Just back from an amazing couple of weeks in Tanzania – fabulous place, lovely people (apart from the touts at the ferry terminal). We flew to Dar es Salaam but after that travelled by road and ferry, so got a real feel for this amazing country… unlike most, who fly in and out of everywhere and move from one ‘luxury’ venue to another. There were some surreal moments though… for example, we were about to begin a seven-hour road trip and our driver told us he had to stop to pick up a picnic lunch. Expecting and wanting cassava and bean delights, we were gobsmacked when he pulled up outside Subway – needless to say it was pretty disgusting after nestling for four hours on the front seat of a very hot 4×4. Not an experience we’d like to repeat! And there were repercussions… but I won’t go into that!
Then, after a very unsettling ferry trip to the hugely atmospheric Stone Town in Zanzibar (even the new awful scrums at the supposedly improved Reading Railway station – but that’s another story
Hadn’t prepared me for the experience of navigating the ferry terminal in Dar… an experience not for the faint hearted!), I was surprised to see ancient dhows adorned with advertisements for Facebook – there is no escape! Against a crumbling backdrop punctuated by a magnificent array of doors (I have a door fetish!) it was a bit incongruous really.
I had to show you some of the fabulous doors! There are a lot more!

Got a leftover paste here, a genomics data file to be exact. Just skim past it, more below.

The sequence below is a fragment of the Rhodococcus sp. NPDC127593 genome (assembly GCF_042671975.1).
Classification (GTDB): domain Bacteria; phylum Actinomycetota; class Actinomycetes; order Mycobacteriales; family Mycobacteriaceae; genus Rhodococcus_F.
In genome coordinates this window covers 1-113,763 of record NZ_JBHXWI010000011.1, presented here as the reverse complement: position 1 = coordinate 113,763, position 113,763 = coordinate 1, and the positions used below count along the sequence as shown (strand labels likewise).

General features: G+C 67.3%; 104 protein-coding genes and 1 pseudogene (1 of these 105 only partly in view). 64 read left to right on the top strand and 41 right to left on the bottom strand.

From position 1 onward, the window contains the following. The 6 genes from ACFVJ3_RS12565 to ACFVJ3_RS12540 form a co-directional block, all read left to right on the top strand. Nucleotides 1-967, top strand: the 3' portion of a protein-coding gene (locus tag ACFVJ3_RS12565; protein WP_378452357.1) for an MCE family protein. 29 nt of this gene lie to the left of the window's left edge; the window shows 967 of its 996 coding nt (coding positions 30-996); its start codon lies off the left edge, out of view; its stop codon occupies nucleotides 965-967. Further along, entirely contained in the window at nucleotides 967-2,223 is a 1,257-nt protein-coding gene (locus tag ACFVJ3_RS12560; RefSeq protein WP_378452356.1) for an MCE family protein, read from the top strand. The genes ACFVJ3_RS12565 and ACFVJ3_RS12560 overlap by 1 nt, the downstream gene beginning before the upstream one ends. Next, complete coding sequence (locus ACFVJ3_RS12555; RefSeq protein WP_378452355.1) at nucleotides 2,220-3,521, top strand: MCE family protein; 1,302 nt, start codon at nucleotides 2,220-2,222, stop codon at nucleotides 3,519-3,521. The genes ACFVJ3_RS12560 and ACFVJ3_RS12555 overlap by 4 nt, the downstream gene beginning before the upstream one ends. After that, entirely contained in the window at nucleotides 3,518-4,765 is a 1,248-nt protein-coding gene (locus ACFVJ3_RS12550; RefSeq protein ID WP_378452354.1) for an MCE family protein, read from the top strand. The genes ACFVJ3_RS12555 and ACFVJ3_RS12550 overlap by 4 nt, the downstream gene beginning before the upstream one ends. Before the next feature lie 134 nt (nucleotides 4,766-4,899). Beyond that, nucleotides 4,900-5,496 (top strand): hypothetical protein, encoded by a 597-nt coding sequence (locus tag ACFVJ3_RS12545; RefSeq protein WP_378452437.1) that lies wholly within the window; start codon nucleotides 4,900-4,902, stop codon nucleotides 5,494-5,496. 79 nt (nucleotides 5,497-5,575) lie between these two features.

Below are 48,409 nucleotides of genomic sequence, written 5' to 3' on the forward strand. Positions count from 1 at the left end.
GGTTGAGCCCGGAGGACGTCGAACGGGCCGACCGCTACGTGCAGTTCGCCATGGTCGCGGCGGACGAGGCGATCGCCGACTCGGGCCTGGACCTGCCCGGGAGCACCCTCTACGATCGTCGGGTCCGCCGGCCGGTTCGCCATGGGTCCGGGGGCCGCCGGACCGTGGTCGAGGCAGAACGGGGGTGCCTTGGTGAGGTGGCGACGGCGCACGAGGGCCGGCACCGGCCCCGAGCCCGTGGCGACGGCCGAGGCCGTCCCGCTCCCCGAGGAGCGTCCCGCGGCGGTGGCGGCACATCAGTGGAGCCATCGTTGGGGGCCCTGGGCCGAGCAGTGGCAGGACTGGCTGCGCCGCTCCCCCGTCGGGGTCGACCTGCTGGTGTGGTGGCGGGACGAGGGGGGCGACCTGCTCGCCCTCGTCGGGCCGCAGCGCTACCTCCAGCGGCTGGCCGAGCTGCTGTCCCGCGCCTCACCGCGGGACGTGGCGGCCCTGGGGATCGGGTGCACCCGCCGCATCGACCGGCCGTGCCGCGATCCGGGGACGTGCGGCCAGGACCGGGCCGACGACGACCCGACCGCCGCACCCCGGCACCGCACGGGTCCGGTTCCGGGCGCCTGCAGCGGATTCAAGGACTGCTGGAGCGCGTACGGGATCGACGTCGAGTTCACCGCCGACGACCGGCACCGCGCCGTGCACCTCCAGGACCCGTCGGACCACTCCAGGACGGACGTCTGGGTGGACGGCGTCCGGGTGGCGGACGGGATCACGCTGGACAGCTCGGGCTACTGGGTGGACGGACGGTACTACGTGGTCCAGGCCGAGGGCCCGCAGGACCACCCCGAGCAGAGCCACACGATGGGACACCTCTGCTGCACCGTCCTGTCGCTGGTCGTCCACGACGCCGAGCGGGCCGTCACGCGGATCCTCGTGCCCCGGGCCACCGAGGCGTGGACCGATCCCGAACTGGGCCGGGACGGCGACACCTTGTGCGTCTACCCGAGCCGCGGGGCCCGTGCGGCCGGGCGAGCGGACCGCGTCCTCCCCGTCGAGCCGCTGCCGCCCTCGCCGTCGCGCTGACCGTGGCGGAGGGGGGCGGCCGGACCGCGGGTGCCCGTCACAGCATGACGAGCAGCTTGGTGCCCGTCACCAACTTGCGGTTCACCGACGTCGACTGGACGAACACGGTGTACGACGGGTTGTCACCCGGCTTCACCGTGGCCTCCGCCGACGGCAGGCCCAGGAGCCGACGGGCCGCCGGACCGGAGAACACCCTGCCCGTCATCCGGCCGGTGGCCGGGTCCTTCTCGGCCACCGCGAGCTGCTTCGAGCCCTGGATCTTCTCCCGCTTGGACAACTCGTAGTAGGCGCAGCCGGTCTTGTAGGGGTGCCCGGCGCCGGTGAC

But the main reason for this blog is to draw a marketing analogy! Mesmerised by the grisly sight and gristly sound of hyenas and hundreds of vultures fighting over what was left of a zebra, I thought of the sated lions we’d just seen. They truly had had the lions’ share – they’d taken all the best bits and were lying around virtually comatose in the shade of a clump of umbrella trees. I know which I’d rather be!
It’s the same old story: the big boys get the most and the little guys try to make a living out of what’s left. But even then, there’s opportunity. There are specialists able to reach parts others can’t. There were at least four different kinds of vulture creeping up to the carcass and trying to get a peck of flesh before the hyenas chased them away. But there was one perched high in a tree waiting for the hyenas to finish. This was one of the largest, rarest vultures that gets first peck – until they’ve done their job, the other vultures can’t feed as their beaks aren’t strong enough to break through the skin. Then they wait – for days sometimes – to get last peck, finishing all the stringy bits the others don’t want. All a bit gruesome and gory, but in the end everything is clean and tidy and all (except the kill) happy and full.
I know it’s a strange analogy, but the conclusion is that there’s a place for everyone in the hierarchy, however small, but you need to go for it. Watching the vultures sneaking up to steal what the hyena felt was rightly hers made me think of trying to get a market share. And that’s where we come in… analysing the market, and devising and delivering a strategy to ensure our clients exploit every niche and get a share of the spoils. Today that means considering all possible avenues and joining them up in the most cost-efficient way, to give the biggest return for the smallest outlay. Make sure you get your fair share. Have a look at our Facebook page to see what we’re doing for our clients every day – we can do it for you too.
Give us a call on 0118 958 9815, ask for Andy, and we’ll take it from there. And, if you ask nicely, I’ll show you ALL my photos!